Essentially a pre-infusion mode meant to rid excess carbon-dioxide from freshly roasted coffee, a few devices such as theand offer similar features. Both these machines, however, give you more control over the function, such as toggling pre-soak on or off (Bonavita) or setting how long it will run (Behmor).
After a brief pause, the Ratio Eight then launches into its full "brew" mode, indicated by another white light. Here, the machine picks up the flow tempo and drips a steady shower of hot water over the grounds until brewing is complete, finally illuminating its "ready" light.
The Eight automatically detects the presence of its glass brewing vessel, too, thanks to magnets hidden in both the machine's base and the carafe's bottom. It's a welcome safety feature, designed to prevent the product from starting the brewing process without a receptacle to catch it. Unfortunately, it also means you can't use other brewing vessels other than those built by Ratio.
I'm happy to say the Ratio Eight stuns with more than just its gorgeous design. This machine is an excellent drip coffee brewer as well. Using the recommended brewing ratio of 40 ounces of water to 2.3 ounces (65 grams) coffee (coarsely ground) run through a no. 4 paper filter yielded delightfully delicious results.
Not only was the coffee (brewed from basic Costco House Blend beans) rich and complex, it had an enjoyably clean (not bitter) finish. That's an impressive feat, given how easy is to overbrew this medium-dark roast to a stringent result with a harsh aftertaste. Reflectometer readings confirmed the Eight's pour over prowess. My brew had a TDS (total dissolved solids) percentage of 1.2. This translates to an extraction percentage of 18.9 percent, which is right on the money according to the SCAA (Specialty Coffee Association of America). The group defines the ideal cup to have a TDS between 1.15 and 1.35 percent.
I'm sure much of the reason for the Ratio's enviable brewing performance is that the machine heats its water nice and hot. I measured the water temperature in the filter via thermocouple at from 192 to 195 degrees Fahrenheit (88.8 to 90.5 Celsius) within the first minute of the brew cycle. At the two-minute mark brewing temperature usually climbs to 197 degrees F (91.6 C), where it stays with robotic-like precision for the duration of the 7-minute brew time (total, counting the 45-second bloom mode).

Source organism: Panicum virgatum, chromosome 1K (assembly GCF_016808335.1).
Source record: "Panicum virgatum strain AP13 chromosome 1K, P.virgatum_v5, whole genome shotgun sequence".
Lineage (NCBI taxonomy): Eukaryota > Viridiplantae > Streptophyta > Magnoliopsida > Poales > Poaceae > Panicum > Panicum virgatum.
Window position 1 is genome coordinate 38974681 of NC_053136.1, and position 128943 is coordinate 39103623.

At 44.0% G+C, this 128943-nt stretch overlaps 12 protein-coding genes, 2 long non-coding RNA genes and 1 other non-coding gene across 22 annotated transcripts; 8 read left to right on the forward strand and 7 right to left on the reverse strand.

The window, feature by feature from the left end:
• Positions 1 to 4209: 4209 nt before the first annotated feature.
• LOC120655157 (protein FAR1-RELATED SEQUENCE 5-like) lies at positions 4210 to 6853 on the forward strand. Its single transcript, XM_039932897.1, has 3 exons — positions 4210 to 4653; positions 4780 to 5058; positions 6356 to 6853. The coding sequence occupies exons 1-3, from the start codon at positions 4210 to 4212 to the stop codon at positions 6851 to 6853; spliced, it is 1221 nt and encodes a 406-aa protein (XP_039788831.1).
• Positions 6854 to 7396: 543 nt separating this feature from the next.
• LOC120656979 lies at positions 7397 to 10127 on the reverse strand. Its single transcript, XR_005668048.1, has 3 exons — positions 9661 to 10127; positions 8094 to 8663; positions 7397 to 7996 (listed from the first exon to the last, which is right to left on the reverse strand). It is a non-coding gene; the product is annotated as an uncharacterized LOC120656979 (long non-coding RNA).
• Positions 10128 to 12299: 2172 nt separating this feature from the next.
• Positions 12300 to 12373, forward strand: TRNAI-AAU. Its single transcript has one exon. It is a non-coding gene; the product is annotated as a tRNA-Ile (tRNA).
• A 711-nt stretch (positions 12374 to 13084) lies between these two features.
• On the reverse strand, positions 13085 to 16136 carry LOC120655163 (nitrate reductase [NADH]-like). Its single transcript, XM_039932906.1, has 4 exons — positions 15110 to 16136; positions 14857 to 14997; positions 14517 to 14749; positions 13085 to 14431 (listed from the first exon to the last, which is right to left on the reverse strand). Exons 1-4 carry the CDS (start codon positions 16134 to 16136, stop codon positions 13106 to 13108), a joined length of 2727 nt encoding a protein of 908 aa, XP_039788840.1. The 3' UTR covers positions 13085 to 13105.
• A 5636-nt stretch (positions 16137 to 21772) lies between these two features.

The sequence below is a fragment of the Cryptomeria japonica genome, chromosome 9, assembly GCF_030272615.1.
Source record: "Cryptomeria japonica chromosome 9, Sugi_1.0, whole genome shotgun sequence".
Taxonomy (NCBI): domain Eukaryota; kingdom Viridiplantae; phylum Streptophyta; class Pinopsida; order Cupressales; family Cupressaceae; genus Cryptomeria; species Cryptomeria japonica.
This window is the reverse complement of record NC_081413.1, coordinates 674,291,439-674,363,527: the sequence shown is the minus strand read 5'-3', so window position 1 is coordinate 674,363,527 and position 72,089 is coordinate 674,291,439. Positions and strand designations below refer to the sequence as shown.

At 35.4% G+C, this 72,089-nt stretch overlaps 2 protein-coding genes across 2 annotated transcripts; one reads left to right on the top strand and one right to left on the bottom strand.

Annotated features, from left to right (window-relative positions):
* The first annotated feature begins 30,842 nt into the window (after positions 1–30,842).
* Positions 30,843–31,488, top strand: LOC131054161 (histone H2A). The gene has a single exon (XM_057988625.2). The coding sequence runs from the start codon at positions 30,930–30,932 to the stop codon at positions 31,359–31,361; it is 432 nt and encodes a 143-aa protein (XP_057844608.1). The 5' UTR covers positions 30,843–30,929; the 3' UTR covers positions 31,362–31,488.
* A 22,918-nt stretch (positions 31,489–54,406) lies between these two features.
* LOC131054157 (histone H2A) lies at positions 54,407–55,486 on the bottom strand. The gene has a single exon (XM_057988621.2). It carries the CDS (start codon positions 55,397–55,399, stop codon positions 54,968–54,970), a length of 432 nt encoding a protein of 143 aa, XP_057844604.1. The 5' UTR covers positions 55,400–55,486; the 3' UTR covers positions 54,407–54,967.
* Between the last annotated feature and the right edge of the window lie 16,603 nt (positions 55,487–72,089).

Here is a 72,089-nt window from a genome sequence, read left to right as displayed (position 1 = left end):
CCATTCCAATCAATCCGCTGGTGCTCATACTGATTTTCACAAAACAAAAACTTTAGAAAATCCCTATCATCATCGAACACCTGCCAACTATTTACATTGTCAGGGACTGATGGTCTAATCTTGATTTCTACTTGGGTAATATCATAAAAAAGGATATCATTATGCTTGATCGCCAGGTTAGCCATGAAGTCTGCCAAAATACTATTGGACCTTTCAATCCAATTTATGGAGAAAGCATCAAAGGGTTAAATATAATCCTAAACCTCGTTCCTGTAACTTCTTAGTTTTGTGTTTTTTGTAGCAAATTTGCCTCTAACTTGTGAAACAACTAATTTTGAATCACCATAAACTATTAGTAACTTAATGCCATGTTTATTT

It's also worth mentioning that a virtually identical amount of coffee grounds brewed using the optional Kone filter created an even more flavorful beverage. With a higher TDS percentage of 1.36, the resulting coffee was exceptionally rich, almost silky smooth in texture, and it had an extremely long finish. I tasted no bitterness to speak of either.
Keep in mind that while the Ratio Eight's glass carafe is easy on the eyes, it comes with a big trade-off. Unlike the Technivorm Moccamaster KBT-741 and Bonavita BV1900TS which come equipped with thermal carafes that keep coffee hot for several hours, the Eight's glass pitcher cooled to below 150 degrees Fahrenheit (66 Celsius) within just 30 minutes.
I applaud Ratio's pluck and daring to bring to market a coffeemaker as polished as the Eight. With its hand-blown glass, ceramic nickel, aluminum and wooden design elements, it's unlike any automatic drip brewer I've ever used. The machine is also an excellent coffee brewer that consistently whipped up drip java that's just as tasty as the big boys on the block, namely the aforementionedand models.
Despite all its strengths, however, I can't recommend buying the Ratio Eight over its rivals. With a jaw-dropping $580 price tag (which jumps to $640 if you factor in the Able Kone filter), you could purchase two Moccamasters. Likewise, that amount would cover three Bonavita machines. The Eight's incorrect water volume labels are also a deal-breaker and an unacceptable glitch at any price. Unless you have a burning desire to own one of the most unique coffee-making appliances ever made, your money is better spent elsewhere.